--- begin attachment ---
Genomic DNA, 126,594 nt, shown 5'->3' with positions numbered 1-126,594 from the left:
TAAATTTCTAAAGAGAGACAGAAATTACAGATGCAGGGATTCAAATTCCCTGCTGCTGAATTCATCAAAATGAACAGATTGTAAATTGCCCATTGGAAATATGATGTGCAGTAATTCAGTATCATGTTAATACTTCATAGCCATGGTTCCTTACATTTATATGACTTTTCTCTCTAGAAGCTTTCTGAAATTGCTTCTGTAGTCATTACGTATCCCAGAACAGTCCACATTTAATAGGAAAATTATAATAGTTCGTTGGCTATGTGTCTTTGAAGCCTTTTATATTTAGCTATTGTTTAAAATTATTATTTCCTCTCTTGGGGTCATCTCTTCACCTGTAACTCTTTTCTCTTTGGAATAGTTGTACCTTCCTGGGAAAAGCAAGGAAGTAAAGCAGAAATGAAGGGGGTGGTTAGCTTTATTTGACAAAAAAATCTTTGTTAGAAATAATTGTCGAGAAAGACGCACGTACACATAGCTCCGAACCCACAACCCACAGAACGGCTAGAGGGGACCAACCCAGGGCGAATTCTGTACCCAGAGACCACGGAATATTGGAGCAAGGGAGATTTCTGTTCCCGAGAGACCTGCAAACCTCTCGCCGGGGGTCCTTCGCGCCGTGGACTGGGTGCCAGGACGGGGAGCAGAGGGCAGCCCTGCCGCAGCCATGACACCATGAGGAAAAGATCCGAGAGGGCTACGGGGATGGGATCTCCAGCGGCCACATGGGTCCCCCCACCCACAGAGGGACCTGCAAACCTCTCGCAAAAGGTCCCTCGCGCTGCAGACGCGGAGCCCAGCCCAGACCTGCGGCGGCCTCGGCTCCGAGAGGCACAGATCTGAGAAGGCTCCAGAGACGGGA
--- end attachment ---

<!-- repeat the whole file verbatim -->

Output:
Genomic DNA, 126,594 nt, shown 5'->3' with positions numbered 1-126,594 from the left:
TAAATTTCTAAAGAGAGACAGAAATTACAGATGCAGGGATTCAAATTCCCTGCTGCTGAATTCATCAAAATGAACAGATTGTAAATTGCCCATTGGAAATATGATGTGCAGTAATTCAGTATCATGTTAATACTTCATAGCCATGGTTCCTTACATTTATATGACTTTTCTCTCTAGAAGCTTTCTGAAATTGCTTCTGTAGTCATTACGTATCCCAGAACAGTCCACATTTAATAGGAAAATTATAATAGTTCGTTGGCTATGTGTCTTTGAAGCCTTTTATATTTAGCTATTGTTTAAAATTATTATTTCCTCTCTTGGGGTCATCTCTTCACCTGTAACTCTTTTCTCTTTGGAATAGTTGTACCTTCCTGGGAAAAGCAAGGAAGTAAAGCAGAAATGAAGGGGGTGGTTAGCTTTATTTGACAAAAAAATCTTTGTTAGAAATAATTGTCGAGAAAGACGCACGTACACATAGCTCCGAACCCACAACCCACAGAACGGCTAGAGGGGACCAACCCAGGGCGAATTCTGTACCCAGAGACCACGGAATATTGGAGCAAGGGAGATTTCTGTTCCCGAGAGACCTGCAAACCTCTCGCCGGGGGTCCTTCGCGCCGTGGACTGGGTGCCAGGACGGGGAGCAGAGGGCAGCCCTGCCGCAGCCATGACACCATGAGGAAAAGATCCGAGAGGGCTACGGGGATGGGATCTCCAGCGGCCACATGGGTCCCCCCACCCACAGAGGGACCTGCAAACCTCTCGCAAAAGGTCCCTCGCGCTGCAGACGCGGAGCCCAGCCCAGACCTGCGGCGGCCTCGGCTCCGAGAGGCACAGATCTGAGAAGGCTCCAGAGACGGGA